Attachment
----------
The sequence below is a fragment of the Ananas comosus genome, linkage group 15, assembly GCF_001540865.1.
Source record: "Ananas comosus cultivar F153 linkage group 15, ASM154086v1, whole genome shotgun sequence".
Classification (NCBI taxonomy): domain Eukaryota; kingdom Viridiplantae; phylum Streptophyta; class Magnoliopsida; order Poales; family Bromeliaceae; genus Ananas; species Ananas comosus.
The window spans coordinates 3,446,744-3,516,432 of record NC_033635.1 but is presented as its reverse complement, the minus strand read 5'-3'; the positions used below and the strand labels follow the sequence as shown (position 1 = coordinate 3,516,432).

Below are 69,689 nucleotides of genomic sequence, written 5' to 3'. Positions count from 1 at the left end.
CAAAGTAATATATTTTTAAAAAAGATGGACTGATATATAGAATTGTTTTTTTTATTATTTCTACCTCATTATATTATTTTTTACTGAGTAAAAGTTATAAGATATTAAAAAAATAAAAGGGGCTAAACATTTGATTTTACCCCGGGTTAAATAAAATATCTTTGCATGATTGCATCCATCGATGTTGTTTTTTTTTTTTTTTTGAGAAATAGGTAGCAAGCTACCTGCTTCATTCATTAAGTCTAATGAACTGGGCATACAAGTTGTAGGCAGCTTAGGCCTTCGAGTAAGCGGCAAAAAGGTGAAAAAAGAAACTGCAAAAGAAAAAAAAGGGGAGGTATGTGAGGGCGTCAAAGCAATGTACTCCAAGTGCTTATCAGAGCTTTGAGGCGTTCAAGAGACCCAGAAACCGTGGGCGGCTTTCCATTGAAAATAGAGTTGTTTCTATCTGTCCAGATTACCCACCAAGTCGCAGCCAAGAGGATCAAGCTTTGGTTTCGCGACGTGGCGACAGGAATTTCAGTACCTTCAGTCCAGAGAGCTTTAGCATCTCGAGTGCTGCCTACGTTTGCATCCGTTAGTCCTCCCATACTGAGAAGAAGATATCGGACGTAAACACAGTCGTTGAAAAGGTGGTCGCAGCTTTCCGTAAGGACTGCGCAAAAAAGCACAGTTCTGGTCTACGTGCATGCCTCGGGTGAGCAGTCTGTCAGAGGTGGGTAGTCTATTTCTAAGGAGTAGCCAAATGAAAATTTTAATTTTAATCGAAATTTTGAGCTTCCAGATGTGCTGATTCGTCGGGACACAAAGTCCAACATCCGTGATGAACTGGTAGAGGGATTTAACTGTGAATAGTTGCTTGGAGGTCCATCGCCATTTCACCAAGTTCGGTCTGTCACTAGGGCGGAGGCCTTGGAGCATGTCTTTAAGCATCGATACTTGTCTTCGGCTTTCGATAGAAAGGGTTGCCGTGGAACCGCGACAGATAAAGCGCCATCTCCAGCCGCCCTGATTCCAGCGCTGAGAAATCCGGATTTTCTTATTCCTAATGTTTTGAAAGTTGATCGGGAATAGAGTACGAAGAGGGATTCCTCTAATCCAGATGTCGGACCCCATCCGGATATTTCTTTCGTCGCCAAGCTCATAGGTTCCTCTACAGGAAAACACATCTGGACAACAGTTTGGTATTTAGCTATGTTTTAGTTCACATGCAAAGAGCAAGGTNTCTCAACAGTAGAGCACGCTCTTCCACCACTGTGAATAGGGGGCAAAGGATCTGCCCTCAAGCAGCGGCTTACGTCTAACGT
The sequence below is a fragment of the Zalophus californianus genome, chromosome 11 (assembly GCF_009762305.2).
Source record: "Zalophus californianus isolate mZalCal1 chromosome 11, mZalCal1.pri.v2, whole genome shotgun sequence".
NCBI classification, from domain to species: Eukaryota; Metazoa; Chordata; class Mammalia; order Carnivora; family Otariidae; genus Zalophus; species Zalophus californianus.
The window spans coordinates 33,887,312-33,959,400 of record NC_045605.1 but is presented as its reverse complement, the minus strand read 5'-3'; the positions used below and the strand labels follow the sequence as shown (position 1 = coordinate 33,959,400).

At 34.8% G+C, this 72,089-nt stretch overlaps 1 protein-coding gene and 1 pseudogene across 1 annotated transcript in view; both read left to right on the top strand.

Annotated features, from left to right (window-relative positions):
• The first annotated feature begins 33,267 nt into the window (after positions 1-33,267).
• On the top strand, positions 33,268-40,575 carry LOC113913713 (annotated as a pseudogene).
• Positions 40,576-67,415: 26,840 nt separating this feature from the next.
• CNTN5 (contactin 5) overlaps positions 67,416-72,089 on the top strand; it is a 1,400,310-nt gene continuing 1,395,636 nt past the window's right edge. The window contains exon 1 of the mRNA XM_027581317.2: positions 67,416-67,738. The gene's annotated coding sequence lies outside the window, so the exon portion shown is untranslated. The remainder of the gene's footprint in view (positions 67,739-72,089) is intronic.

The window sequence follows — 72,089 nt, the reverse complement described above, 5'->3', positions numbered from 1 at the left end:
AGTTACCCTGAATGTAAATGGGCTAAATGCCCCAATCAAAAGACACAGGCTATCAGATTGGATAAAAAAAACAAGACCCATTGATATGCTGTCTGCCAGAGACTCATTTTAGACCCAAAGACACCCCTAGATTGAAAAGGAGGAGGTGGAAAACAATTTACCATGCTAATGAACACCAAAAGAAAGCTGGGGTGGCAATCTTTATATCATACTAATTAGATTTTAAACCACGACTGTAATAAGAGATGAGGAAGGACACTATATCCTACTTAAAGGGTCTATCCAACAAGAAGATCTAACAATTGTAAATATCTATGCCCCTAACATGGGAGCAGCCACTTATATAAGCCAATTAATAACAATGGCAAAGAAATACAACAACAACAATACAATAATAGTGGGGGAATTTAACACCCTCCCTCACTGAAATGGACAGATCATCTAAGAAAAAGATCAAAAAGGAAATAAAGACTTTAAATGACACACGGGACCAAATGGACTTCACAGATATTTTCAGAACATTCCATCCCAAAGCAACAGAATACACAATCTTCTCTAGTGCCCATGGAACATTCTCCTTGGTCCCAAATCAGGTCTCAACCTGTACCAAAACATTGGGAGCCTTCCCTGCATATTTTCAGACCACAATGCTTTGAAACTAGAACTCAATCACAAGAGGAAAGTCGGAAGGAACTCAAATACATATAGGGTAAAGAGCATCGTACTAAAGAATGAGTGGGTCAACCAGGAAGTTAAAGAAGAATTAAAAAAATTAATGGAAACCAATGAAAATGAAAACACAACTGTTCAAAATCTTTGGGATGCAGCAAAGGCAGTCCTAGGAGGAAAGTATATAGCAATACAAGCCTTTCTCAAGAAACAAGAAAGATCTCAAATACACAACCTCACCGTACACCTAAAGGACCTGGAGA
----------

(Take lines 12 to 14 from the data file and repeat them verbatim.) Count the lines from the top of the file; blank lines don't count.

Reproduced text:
Annotated features, from left to right (window-relative positions):
• The first annotated feature begins 33,267 nt into the window (after positions 1-33,267).
• On the top strand, positions 33,268-40,575 carry LOC113913713 (annotated as a pseudogene).